Taxes are often a forgotten part of a financial plan because no one likes to think about giving Uncle Sam a cut of hard-earned cash. Even though tax season isn’t the most wonderful time of the year, you can work the tax code to your favor by participating in a little exercise known as tax planning.
Unlike tax preparation, tax planning takes place year-round. Tax planning is a strategy that works to reduce your tax obligation to the bare minimum.
Avoiding taxes is a big no-no, but you can perform a few personal accounting changes during the year to make your tax burden as low as possible.
Feeling Intimidated by Tax Changes in 2022? Get to Planning with a Financial Advisor in Pittsford, NY.
Each person will have a different tax plan since taxes vary depending on income, marital status, savings rates, and asset allocation. But tax planning is crucial, especially if you’re preparing for retirement life (and a fixed income).
Here are five reasons why tax planning is essential:
Yes, tax planning and tax efficiency are pretty much the same things. No one undertakes a strategy to pay MORE taxes, but it’s easier said than done.
Minimizing your tax bill requires a deep understanding of tax rates, including the different income levels and capital gains rates.
For example, suppose you have an investment portfolio that has generated substantial returns over the last few years. In that case, you may be looking to take some profits and patch up your emergency fund and or children’s college fund.
Selling Stock is a taxable event, but you can minimize your burden by using a few tax-saving techniques.
Utilize the long-term capital gains rate by selling investments you’ve held for longer than one year. If you’ve held losing stocks for a year in your portfolio, you can sell for a loss and offset other gains plus up to $3,000 in capital gains per year.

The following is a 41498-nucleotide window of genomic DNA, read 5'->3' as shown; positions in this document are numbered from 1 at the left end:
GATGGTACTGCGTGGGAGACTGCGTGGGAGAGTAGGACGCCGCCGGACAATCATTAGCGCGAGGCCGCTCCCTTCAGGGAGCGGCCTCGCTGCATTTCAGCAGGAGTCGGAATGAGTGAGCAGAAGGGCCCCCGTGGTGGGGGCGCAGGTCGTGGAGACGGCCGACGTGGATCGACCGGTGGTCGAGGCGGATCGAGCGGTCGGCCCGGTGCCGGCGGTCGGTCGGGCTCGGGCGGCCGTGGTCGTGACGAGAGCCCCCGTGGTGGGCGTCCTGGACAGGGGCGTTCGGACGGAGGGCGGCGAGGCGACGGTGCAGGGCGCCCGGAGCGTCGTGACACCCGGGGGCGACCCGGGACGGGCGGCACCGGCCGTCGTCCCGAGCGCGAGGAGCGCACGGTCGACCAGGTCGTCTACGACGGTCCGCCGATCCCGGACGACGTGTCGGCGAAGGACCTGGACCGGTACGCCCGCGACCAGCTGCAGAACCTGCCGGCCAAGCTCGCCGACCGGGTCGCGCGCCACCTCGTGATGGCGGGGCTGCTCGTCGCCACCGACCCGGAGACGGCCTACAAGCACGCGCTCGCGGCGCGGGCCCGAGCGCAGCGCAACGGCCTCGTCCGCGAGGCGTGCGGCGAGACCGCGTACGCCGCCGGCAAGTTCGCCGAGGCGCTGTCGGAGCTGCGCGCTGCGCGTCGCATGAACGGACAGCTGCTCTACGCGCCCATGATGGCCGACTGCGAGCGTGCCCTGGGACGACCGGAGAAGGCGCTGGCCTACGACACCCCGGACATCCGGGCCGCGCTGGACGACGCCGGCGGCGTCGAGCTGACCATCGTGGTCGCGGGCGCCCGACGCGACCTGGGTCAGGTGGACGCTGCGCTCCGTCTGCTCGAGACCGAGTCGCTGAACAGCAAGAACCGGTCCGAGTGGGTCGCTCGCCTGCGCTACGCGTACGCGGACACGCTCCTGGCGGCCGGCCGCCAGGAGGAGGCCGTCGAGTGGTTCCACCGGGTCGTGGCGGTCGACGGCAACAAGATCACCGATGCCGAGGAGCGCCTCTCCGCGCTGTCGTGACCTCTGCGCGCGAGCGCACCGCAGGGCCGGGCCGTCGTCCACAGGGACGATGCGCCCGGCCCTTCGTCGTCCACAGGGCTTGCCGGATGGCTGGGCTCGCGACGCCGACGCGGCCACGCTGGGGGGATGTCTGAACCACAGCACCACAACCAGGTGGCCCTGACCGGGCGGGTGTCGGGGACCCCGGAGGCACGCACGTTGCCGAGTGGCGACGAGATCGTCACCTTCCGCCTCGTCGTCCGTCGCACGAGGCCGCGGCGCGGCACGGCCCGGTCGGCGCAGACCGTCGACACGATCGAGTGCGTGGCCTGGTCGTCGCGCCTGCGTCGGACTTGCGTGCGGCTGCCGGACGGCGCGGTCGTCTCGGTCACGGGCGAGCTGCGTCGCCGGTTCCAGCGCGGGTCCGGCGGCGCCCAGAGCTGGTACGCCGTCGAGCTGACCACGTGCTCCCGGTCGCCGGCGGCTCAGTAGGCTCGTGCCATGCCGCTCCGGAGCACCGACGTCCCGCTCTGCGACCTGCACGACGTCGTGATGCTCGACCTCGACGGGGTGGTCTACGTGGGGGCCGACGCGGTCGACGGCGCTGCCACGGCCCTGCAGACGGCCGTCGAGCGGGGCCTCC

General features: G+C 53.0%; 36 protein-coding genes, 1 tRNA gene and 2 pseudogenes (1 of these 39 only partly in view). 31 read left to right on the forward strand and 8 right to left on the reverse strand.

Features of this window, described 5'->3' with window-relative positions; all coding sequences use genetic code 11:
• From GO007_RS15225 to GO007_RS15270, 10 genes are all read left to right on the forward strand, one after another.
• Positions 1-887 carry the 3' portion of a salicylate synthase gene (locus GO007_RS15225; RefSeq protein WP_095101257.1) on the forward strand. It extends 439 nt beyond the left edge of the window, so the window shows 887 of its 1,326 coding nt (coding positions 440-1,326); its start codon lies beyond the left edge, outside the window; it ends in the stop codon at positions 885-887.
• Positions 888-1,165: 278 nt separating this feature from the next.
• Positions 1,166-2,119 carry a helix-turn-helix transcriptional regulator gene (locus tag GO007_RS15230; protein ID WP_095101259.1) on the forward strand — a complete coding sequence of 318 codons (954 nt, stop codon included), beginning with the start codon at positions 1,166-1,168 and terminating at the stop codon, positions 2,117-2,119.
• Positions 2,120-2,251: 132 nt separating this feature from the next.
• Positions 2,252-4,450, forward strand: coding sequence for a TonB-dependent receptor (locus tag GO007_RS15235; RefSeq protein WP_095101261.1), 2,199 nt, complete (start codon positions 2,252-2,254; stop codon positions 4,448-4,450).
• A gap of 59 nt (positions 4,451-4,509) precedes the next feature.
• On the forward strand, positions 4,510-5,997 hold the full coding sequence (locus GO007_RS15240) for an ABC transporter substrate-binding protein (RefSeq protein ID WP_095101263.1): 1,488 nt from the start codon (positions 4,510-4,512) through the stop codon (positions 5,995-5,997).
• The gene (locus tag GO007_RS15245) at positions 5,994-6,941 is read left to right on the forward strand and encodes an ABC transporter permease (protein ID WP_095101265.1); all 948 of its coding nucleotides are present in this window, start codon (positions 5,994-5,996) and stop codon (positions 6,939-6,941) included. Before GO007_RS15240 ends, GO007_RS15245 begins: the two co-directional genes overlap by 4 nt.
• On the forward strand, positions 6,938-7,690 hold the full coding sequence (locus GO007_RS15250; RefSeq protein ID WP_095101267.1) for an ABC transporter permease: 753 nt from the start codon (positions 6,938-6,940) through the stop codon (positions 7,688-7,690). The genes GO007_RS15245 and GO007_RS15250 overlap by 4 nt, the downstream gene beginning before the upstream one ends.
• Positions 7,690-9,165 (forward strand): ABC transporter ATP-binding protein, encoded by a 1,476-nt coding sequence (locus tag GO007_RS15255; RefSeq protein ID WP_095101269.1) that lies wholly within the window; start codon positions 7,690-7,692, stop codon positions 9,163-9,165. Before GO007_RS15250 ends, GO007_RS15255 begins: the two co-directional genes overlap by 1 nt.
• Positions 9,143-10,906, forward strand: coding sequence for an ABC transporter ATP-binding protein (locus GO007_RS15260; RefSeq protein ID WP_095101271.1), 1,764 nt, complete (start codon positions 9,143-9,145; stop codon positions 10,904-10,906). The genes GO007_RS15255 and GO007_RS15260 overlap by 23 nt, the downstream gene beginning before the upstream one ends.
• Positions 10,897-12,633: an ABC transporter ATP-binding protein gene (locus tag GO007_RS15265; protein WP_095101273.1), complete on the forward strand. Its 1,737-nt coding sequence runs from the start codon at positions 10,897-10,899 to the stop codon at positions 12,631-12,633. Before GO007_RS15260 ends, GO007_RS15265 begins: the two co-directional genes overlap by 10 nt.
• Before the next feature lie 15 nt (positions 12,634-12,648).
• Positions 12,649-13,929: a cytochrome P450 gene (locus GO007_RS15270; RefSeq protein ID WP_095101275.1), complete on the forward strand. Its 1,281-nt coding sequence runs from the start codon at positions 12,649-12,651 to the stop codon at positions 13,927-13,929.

You can even use a strategy called Tax Lot Identification to sell specific shares you’ve held longest to maximize your tax savings.
Stay Up-to-date on Legislation
The US tax code is a complex one, and it’s made more difficult because it’s malleable. Tax changes are always a concern for savers and investors, especially when a new administration or political party controls Washington.
You can prepare yourself for changes and work on more tax deductions by engaging in tax planning with a trusted financial advisor.
Recently, the Biden administration had some essential tax changes inserted into the Build Back Better plan, many of which affect high earners. One of the most contentious issues is the Backdoor Roth Conversion. This tax loophole lets individuals with income levels over the Roth limit contribute to one through a ‘backdoor’ method.
A Backdoor Roth is simply a traditional IRA converted to a Roth via a non-qualified contribution. Since Roth IRA investments grow free from taxation, this loophole is vital to individuals with high incomes.
The Build Back Better plan initially called for a curtailing of the Backdoor Roth conversion, but this provision was scrapped when the bill failed. Were you up to date on all these happenings?